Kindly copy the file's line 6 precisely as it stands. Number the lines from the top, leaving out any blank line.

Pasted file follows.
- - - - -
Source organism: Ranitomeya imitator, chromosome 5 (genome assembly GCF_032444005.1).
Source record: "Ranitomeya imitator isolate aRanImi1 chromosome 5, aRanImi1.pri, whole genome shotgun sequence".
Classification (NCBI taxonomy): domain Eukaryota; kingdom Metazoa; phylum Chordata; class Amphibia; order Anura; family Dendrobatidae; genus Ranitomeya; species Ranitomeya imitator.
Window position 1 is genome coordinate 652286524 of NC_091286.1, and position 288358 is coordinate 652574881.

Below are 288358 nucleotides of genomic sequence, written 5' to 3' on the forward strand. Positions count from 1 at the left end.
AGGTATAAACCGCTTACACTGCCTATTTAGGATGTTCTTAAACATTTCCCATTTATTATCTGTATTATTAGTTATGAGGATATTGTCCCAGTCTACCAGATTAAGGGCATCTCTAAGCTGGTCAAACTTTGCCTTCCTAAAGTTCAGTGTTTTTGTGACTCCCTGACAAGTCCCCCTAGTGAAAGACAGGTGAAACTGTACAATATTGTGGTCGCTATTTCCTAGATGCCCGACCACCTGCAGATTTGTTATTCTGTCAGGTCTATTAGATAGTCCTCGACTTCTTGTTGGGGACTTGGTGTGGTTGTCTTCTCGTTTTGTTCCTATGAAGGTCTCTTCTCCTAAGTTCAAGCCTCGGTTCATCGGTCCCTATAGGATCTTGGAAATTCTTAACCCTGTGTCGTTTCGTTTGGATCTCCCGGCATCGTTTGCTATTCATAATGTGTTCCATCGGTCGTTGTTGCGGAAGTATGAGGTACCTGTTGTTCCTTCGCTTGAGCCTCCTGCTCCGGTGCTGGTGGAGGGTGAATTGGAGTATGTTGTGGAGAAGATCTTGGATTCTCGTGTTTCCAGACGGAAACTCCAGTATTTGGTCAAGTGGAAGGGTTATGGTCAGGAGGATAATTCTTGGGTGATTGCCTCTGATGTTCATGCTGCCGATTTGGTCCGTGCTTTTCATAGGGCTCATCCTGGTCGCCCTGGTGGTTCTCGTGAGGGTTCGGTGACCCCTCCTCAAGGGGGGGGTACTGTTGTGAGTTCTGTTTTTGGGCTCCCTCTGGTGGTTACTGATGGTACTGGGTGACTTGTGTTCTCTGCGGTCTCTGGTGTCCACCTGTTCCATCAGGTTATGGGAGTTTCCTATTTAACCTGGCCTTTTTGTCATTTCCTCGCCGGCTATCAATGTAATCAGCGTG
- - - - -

AGGTATAAACCGCTTACACTGCCTATTTAGGATGTTCTTAAACATTTCCCATTTATTATCTGTATTATTAGTTATGAGGATATTGTCCCAGTCTACCAGATTAAGGGCATCTCTAAGCTGGTCAAACTTTGCCTTCCTAAAGTTCAGTGTTTTTGTGACTCCCTGACAAGTCCCCCTAGTGAAAGACAGGTGAAACTGTACAATATTGTGGTCGCTATTTCCTAGATGCCCGACCACCTGCAGATTTGTTATTCTGTCAGGTCTATTAGATAGTCCTCGACTTCTTGTTGGGGACTTGGTGTGGTTGTCTTCTCGTTTTGTTCCTATGAAGGTCTCTTCTCCTAAGTTCAAGCCTCGGTTCATCGGTCCCTATAGGATCTTGGAAATTCTTAACCCTGTGTCGTTTCGTTTGGATCTCCCGGCATCGTTTGCTATTCATAATGTGTTCCATCGGTCGTTGTTGCGGAAGTATGAGGTACCTGTTGTTCCTTCGCTTGAGCCTCCTGCTCCGGTGCTGGTGGAGGGTGAATTGGAGTATGTTGTGGAGAAGATCTTGGATTCTCGTGTTTCCAGACGGAAACTCCAGTATTTGGTCAAGTGGAAGGGTTATGGTCAGGAGGATAATTCTTGGGTGATTGCCTCTGATGTTCATGCTGCCGATTTGGTCCGTGCTTTTCATAGGGCTCATCCTGGTCGCCCTGGTGGTTCTCGTGAGGGTTCGGTGACCCCTCCTCAAGGGGGGGGTACTGTTGTGAGTTCTGTTTTTGGGCTCCCTCTGGTGGTTACTGATGGTACTGGGTGACTTGTGTTCTCTGCGGTCTCTGGTGTCCACCTGTTCCATCAGGTTATGGGAGTTTCCTATTTAACCTGGCCTTTTTGTCATTTCCTCGCCGGCTATCAATGTAATCAGCGTG